How To Not Get Shin Splints When Running

As a passionate runner, I’ve experienced my fair share of shin splints, and let me tell you, they can really put a damper on your running routine. Shin splints are a common overuse injury that causes pain along the shinbone (tibia). They can occur when the muscles and tendons surrounding the tibia become inflamed and irritated.

Why Do Shin Splints Happen?

Shin splints can be caused by a variety of factors, including:

  • Overpronation (excessive inward rolling of the foot)
  • Running on hard surfaces
  • Wearing improper or worn-out running shoes
  • Increasing running mileage or intensity too quickly
  • Having tight calf muscles or weak shin muscles

For me, it was a combination of all these factors. I used to run on the pavement every day, wearing old running shoes that had lost their cushioning. I also had tight calf muscles, which put extra strain on my shins during my runs. It took some trial and error, but I eventually found strategies that helped me prevent shin splints.

Preventing Shin Splints

1. Gradual Progression

One of the most important things I learned is the importance of gradual progression. It’s crucial to increase your running mileage and intensity slowly and steadily. Avoid the temptation to push yourself too hard, too soon. Start with shorter runs and gradually increase the duration and intensity over a period of weeks or even months. This allows your body to adapt and strengthen, reducing the risk of developing shin splints.

2. Proper Footwear

Investing in a good pair of running shoes is a game-changer when it comes to preventing shin splints. Visit a specialty running store to get fitted for shoes that suit your foot type and running style. Look for shoes with good cushioning and support, especially in the midsole and heel areas. Replace your shoes regularly to ensure they maintain their shock-absorbing properties.

3. Stretching and Strengthening Exercises

Stretching and strengthening exercises can help prevent shin splints by improving flexibility and strengthening the muscles around the shin. I found that incorporating calf stretches, toe raises, and ankle rotations into my pre and post-run routine helped alleviate the strain on my shins. Don’t forget to stretch your calves, hamstrings, and quadriceps as well, as tightness in these muscle groups can contribute to shin splints.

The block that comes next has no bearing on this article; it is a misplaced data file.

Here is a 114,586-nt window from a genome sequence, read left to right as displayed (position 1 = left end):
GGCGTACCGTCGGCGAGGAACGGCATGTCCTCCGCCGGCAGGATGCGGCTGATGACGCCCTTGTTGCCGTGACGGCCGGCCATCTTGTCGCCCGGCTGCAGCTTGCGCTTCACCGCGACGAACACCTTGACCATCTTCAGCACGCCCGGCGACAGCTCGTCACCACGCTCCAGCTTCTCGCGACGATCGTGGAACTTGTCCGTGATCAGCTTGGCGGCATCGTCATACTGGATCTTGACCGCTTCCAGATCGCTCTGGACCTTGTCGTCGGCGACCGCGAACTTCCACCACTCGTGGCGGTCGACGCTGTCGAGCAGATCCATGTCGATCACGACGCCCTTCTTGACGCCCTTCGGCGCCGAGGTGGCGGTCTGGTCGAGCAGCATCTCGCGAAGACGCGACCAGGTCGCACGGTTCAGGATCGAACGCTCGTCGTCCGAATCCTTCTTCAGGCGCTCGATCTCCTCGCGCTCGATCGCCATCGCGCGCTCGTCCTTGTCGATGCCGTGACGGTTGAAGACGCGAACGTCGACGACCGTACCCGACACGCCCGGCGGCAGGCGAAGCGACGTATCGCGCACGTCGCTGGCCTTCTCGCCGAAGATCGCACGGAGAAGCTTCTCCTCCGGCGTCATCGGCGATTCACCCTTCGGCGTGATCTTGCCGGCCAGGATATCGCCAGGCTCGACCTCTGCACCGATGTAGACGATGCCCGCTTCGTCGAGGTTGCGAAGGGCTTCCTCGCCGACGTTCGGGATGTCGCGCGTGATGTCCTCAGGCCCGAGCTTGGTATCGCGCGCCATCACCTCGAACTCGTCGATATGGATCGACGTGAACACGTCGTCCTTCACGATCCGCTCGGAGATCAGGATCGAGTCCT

4. Cross-training and Rest Days

As much as I love running, I’ve learned the importance of cross-training and rest days in preventing shin splints. Incorporating low-impact activities, such as swimming or cycling, into your workout routine can give your shins a break while still maintaining cardiovascular fitness. Rest days are just as important. Listen to your body and give it time to recover and repair. Pushing through pain and fatigue can lead to overuse injuries, including shin splints.

5. Running Surface

The surface you run on can have a significant impact on your shins. Whenever possible, choose softer surfaces like grass, dirt trails, or tracks rather than concrete or asphalt. Running on uneven terrain can also help activate different muscle groups and reduce the strain on your shins.


Dealing with shin splints can be frustrating, but with the right strategies and precautions, you can minimize your risk of developing them. Remember to gradually increase your running mileage, wear proper running shoes, perform stretching and strengthening exercises, incorporate cross-training and rest days, and choose suitable running surfaces. By taking care of your shins, you’ll be able to enjoy your runs to the fullest without the nagging pain of shin splints.